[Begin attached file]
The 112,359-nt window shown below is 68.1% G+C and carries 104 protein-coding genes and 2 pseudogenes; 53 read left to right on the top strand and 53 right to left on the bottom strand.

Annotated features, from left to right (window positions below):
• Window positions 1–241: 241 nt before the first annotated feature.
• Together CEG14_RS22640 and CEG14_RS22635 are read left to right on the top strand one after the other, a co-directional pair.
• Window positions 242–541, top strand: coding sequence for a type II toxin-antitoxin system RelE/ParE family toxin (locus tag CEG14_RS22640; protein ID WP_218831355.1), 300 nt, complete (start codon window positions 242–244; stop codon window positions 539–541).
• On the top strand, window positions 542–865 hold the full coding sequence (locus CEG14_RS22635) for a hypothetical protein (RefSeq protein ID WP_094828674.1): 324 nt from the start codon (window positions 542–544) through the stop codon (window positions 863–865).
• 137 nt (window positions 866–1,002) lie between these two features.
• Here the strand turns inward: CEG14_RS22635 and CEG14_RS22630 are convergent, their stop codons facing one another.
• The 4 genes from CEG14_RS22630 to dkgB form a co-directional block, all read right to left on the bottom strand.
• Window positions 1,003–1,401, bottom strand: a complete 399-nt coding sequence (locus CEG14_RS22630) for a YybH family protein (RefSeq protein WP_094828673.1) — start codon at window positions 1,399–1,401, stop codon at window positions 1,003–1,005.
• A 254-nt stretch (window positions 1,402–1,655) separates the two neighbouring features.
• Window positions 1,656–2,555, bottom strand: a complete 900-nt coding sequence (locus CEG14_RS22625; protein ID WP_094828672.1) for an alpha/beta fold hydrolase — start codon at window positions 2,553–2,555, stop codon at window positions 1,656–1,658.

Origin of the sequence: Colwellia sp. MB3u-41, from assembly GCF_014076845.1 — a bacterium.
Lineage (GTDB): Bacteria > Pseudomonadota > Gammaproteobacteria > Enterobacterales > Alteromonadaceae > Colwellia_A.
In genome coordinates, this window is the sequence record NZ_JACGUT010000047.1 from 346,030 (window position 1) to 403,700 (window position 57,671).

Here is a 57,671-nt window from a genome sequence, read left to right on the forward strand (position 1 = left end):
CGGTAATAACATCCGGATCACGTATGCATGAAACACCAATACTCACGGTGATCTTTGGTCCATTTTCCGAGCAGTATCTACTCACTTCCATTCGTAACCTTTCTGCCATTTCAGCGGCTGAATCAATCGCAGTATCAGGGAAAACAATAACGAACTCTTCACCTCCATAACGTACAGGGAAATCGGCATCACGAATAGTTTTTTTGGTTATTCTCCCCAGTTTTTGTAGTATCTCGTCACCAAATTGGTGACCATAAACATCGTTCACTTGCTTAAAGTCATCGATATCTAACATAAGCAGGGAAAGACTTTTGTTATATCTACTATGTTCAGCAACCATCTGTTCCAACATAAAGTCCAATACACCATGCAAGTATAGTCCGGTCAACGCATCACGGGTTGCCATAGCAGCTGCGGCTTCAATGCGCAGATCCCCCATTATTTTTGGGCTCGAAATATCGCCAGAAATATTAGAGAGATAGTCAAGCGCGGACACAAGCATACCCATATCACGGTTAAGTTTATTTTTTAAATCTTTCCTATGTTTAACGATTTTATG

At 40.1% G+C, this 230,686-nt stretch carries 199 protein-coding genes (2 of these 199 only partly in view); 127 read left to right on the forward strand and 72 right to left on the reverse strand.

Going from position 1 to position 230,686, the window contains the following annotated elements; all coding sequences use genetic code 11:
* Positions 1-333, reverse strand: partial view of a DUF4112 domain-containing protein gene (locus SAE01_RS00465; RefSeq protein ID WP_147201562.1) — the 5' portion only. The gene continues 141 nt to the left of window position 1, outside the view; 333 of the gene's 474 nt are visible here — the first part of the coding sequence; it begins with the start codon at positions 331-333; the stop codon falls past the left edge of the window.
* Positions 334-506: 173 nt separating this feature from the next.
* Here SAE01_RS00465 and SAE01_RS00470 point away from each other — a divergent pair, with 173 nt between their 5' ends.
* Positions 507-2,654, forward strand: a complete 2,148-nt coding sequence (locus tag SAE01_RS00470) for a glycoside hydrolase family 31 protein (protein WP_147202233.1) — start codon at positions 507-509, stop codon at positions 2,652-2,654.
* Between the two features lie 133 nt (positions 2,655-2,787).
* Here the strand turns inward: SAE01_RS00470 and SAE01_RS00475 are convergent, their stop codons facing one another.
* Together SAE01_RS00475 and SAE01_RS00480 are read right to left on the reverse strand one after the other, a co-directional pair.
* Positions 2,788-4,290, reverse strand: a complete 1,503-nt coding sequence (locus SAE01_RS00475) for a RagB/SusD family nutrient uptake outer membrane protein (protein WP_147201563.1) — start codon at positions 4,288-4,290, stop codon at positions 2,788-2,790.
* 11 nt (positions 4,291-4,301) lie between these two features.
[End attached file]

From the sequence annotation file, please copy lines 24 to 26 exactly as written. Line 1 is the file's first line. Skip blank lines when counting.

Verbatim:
* Between the two features lie 133 nt (positions 2,655-2,787).
* Here the strand turns inward: SAE01_RS00470 and SAE01_RS00475 are convergent, their stop codons facing one another.
* Together SAE01_RS00475 and SAE01_RS00480 are read right to left on the reverse strand one after the other, a co-directional pair.